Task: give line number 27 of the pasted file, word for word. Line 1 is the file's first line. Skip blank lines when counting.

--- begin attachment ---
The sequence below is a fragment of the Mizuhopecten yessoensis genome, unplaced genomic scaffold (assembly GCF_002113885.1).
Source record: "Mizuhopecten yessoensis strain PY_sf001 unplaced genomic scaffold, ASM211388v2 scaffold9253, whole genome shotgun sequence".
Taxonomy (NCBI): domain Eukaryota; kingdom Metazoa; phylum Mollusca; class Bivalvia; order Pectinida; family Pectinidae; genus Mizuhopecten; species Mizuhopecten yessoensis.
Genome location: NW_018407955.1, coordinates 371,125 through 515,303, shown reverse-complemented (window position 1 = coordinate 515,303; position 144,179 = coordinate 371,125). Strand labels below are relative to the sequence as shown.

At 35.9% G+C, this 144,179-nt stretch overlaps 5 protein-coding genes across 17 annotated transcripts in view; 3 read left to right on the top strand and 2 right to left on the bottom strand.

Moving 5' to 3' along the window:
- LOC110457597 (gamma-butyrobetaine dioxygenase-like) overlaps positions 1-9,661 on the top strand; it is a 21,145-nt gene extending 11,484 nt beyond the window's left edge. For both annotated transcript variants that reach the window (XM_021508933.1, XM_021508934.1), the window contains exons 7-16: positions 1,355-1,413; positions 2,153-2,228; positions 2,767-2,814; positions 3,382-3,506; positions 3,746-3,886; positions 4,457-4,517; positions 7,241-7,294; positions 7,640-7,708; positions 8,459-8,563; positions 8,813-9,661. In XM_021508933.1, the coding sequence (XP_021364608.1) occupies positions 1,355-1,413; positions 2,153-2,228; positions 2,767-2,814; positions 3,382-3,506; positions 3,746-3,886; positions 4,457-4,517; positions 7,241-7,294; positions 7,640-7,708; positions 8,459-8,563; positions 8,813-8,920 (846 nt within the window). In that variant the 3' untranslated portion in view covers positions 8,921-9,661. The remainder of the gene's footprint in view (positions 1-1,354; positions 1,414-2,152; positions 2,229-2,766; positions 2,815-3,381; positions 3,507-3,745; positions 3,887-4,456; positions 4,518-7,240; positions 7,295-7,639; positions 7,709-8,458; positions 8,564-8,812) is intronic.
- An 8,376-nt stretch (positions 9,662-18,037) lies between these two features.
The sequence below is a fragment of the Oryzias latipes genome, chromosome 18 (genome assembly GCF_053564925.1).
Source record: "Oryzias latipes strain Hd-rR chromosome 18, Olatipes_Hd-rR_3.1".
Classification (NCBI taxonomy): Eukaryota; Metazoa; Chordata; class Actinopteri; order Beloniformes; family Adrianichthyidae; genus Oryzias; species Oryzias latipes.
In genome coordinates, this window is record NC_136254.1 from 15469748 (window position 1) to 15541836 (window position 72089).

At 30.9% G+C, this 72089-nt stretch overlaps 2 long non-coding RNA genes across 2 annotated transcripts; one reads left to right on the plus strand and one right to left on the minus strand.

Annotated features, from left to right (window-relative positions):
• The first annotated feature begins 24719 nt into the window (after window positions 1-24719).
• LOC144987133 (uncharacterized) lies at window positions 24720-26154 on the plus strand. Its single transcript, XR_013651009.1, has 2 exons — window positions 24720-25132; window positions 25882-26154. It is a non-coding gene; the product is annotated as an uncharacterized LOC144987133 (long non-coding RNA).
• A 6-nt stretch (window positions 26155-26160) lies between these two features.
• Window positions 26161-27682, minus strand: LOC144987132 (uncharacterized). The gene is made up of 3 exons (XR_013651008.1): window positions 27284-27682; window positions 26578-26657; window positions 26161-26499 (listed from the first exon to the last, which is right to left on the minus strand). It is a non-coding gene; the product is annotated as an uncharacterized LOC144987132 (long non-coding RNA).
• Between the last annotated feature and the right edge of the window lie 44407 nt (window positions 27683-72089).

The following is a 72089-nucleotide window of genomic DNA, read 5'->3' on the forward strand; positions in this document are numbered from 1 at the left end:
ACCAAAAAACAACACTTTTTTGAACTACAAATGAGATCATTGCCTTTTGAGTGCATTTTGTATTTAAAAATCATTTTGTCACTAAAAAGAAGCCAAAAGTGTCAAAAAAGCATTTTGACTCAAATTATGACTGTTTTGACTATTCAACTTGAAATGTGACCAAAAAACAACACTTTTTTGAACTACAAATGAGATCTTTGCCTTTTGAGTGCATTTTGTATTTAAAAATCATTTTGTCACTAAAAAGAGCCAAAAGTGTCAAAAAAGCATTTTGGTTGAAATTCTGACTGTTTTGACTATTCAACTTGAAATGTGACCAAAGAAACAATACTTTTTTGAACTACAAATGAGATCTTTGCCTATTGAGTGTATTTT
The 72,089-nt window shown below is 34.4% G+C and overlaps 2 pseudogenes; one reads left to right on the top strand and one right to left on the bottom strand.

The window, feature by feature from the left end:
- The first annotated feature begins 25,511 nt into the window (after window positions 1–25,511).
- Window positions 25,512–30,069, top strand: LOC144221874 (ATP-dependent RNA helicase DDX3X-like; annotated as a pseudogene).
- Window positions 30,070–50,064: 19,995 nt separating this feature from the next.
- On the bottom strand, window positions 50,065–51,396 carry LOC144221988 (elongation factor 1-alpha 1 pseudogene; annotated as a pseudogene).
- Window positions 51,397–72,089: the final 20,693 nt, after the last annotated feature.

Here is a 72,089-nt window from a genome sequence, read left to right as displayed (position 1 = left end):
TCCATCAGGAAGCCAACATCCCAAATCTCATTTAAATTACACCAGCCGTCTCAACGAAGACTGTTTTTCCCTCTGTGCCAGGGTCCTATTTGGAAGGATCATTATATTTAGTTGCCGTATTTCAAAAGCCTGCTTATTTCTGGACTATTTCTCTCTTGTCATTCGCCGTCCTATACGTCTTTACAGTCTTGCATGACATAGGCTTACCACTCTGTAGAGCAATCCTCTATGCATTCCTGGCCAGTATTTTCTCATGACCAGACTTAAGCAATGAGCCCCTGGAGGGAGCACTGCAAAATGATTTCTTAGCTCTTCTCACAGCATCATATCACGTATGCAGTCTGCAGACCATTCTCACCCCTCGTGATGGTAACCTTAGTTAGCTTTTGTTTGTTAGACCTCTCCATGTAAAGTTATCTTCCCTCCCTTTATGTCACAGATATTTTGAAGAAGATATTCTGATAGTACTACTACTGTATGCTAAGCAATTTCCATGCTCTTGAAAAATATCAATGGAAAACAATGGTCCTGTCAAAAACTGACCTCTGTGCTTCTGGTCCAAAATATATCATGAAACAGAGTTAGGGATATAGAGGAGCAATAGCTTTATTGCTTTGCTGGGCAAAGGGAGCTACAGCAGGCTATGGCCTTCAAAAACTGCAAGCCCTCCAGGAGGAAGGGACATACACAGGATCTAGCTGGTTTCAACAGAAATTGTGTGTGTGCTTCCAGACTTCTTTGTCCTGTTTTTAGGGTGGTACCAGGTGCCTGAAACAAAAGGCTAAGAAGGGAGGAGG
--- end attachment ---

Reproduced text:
- On the bottom strand, window positions 50,065–51,396 carry LOC144221988 (elongation factor 1-alpha 1 pseudogene; annotated as a pseudogene).